Anderson-DuBose Warehouse Impresses Chamber Members

LORDSTOWN, Ohio – Perry J. Chickonoski and Daniel C. Cook, both lending officers for Talmer Bank and Trust, left impressed with what they saw Friday during a tour of Anderson-DuBose Co.’s Lordstown Distribution Center.

“It’s amazing the quality of inventory they have and they move it through that facility every four days,” said Chickonoski – like Cook, a managing director and commercial relationship manager with Talmer.

“The inventory turns are amazing,” Cook agreed.

The two bankers were among those at the Youngstown Warren Regional Chamber’s Good Morning, Lordstown and Newton Falls breakfast held at the distribution center.

The 160,000-square-foot warehouse, which opened in 2012, is a full-service distributor for McDonald’s and Chipotle restaurants in Ohio, Pennsylvania and West Virginia, said the president of DuBose, Warren Anderson. “Everything that a McDonald’s or a Chipotle restaurant sells, we sell them. So it’s one-stop shopping for the restaurants.”

On any given day, the warehouse has about $5 million in inventory, which turns over in the aforementioned four-day timeframe. “It’s remarkable,” Anderson declared.

The warehouse has “just shy of 200 employees” and the average wage is $47,000 per year plus 30 cents on the dollar in benefits, he reported.

The 477 McDonald’s restaurants that Anderson-DuBose supplies represent about 90% of the business the operation has, with the 92 Chipotle’s restaurants accounting for the remaining 10%, warehouse manager Mike Genova said during the tour.

Details Genova shared ranged from inventory to employee issues to the number of security cameras on the warehouse grounds (144). During the startup meetings at the beginning of each shift, for example, warehouse employees do stretches.

“We preach a lot about proper lifting techniques,” Genova emphasized.

Forklifts run on batteries that, rather than being removed for recharging, are integrated into the units. The lifts are plugged directly into wall rechargers. Each battery holds a 12-hour charge but the recharge cycle is just 20 minutes, he said.

The warehouse also features a dedicated break room for over-the-road drivers, he said. The site has rail access and, Genova reported, workers can unload a railcar in three hours.

Toward the end of the tour, Genova pointed to the area he identified as “the wall of fries” in the section for frozen foods. “On average, we can keep 24,000 cases of french fries at any given time,” he said.

Community involvement is important – the company donates just under $100,000 annually to causes and organizations in greater Lordstown — as is sustainability, Anderson told the audience.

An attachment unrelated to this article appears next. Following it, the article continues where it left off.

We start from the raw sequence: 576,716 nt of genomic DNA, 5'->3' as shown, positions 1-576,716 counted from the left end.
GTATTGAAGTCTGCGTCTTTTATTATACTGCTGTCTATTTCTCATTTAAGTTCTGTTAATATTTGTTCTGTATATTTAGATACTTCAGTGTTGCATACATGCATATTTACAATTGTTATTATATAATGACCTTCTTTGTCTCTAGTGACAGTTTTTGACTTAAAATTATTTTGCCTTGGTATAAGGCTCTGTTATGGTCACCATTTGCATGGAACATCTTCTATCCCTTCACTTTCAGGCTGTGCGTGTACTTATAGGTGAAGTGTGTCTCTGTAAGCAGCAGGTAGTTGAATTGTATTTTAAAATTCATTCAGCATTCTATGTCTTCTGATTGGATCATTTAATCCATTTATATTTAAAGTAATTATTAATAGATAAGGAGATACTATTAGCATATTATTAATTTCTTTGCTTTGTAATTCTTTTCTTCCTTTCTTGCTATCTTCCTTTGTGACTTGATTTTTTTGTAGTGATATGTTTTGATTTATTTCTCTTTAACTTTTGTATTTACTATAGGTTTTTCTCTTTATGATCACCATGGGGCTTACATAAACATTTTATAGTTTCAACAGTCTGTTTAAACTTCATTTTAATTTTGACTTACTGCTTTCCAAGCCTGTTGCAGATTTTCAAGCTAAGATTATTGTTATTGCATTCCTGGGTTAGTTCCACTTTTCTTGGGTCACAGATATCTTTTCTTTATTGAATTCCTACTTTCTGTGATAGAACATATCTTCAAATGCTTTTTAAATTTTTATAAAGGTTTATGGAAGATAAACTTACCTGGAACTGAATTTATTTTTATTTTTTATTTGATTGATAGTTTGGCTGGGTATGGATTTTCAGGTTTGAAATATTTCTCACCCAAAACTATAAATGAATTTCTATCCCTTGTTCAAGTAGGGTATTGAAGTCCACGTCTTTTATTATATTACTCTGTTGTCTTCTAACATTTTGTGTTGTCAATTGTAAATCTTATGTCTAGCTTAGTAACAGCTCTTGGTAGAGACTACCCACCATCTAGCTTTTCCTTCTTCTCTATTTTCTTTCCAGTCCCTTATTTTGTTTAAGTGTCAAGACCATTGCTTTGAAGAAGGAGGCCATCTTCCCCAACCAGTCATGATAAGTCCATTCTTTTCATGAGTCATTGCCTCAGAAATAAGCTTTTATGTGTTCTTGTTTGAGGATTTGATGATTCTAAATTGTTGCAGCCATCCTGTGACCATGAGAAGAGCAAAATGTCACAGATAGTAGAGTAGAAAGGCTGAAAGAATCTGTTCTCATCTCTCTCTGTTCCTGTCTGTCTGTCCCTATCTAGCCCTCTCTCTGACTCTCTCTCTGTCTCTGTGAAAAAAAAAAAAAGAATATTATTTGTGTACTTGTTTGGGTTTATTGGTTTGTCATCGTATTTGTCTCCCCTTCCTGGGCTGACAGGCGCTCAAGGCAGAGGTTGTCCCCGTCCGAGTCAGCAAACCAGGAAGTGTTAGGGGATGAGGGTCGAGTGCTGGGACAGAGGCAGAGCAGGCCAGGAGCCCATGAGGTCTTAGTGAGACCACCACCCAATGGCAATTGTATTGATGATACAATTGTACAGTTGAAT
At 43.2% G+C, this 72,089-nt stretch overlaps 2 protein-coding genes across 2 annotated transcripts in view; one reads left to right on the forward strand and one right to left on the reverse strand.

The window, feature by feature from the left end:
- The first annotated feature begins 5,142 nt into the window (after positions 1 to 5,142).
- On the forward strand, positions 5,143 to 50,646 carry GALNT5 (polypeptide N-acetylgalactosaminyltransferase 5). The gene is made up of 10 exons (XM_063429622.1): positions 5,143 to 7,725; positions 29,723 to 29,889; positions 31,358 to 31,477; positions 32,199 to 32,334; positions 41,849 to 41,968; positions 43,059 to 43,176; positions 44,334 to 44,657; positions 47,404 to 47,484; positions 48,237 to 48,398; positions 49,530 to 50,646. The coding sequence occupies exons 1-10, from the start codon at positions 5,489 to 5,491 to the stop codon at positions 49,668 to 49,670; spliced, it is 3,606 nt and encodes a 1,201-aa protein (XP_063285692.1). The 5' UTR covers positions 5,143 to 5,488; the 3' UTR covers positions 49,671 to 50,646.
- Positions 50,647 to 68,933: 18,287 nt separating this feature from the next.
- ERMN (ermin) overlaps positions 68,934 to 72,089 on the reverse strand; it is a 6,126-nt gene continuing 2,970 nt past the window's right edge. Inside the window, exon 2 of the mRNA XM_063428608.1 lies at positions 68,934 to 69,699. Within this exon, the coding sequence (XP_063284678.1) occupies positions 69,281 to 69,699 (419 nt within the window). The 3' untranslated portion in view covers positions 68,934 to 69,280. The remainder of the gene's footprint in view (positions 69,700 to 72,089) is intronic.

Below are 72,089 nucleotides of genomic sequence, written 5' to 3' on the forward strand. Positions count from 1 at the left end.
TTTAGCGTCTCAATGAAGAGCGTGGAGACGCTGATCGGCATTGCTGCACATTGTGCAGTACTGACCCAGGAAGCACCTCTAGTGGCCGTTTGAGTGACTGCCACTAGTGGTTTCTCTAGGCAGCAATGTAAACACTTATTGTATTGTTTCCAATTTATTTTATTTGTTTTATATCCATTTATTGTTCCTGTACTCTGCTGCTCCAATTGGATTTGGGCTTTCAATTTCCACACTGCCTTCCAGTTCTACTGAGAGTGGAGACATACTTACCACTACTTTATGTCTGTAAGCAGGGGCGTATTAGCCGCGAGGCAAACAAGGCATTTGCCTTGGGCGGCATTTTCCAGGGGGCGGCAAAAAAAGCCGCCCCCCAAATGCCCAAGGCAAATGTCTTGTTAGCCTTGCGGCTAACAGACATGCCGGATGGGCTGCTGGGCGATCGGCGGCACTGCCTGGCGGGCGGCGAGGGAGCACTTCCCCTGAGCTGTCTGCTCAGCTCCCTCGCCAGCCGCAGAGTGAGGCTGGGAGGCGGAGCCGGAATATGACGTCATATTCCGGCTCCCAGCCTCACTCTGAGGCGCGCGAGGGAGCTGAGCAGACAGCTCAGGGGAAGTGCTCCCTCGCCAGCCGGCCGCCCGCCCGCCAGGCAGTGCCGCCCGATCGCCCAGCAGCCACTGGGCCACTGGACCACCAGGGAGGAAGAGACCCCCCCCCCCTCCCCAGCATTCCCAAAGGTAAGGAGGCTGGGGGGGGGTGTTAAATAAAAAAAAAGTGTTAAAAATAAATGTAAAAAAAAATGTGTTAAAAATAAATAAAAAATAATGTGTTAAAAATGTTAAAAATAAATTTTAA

The company diverts nearly 90% of its waste to some form of recycling, or about 800,000 pounds of refuse last year, reported David Aubin, director of distribution. Additionally, the warehouse has reduced its carbon emissions more than 20% over the past two years, he said.

“I like the minimization of the waste,” Talmer’s Cook remarked.

His colleague, Chickonoski, was also impressed by the longevity of the staff, many of whom have been with the company for decades. “It seems like they do a good job of taking care of their employees, which creates loyalty,” he said.

During the breakfast portion of the chamber program, members heard presentations by Mayor Arno Hill, Newton Falls Mayor Lyle Waddell, school district superintendents Paul Woodard of Newton Falls and Terry Armstrong of Lordstown. Hill provided updates on projects his village has undertaken.

“We’ve got a lot going on in Lordstown,” he began. The mayor shared something a founder of the village told him: Businesses bring money. Residents cost money. But the reason for bringing money in is to take care of residents.

Among the projects is construction of Matalco Inc.’s $125 million aluminum smelting plan. Structural steel is being erected for the plant, which he expects to produce its first billet in November.

Other projects in development are the proposed Clean Energy Future power plant — an $800 million project that requires 1.6 million man-hours to take it to fruition — as well as a 173-acre industrial park being developed on land formerly owned by General Motors Co., Hill said.

“The nice part about that parcel is it’s already zoned industrial,” he said. The developers of the park hope to attract companies to supply the nearby GM plant, creating 1,500 to 2,000 jobs at the park.

During his presentation, Waddell shared what Newton Falls is doing to position itself for growth. “Newton Falls has really had a history of not really wanting to expand and grow,” he said.

Among the measures the city has taken is working with the Trumbull County Planning Commission to draft a new comprehensive plan. The city also is updating its zoning regulations and working with organizations that include the Regional Chamber and the Mahoning River Corridor Mayors Association, he said.

In addition, the city has property within its borders it’s trying to develop, he said. “The next time we have this meeting,” he promised, “we will have more positive things to talk about.”

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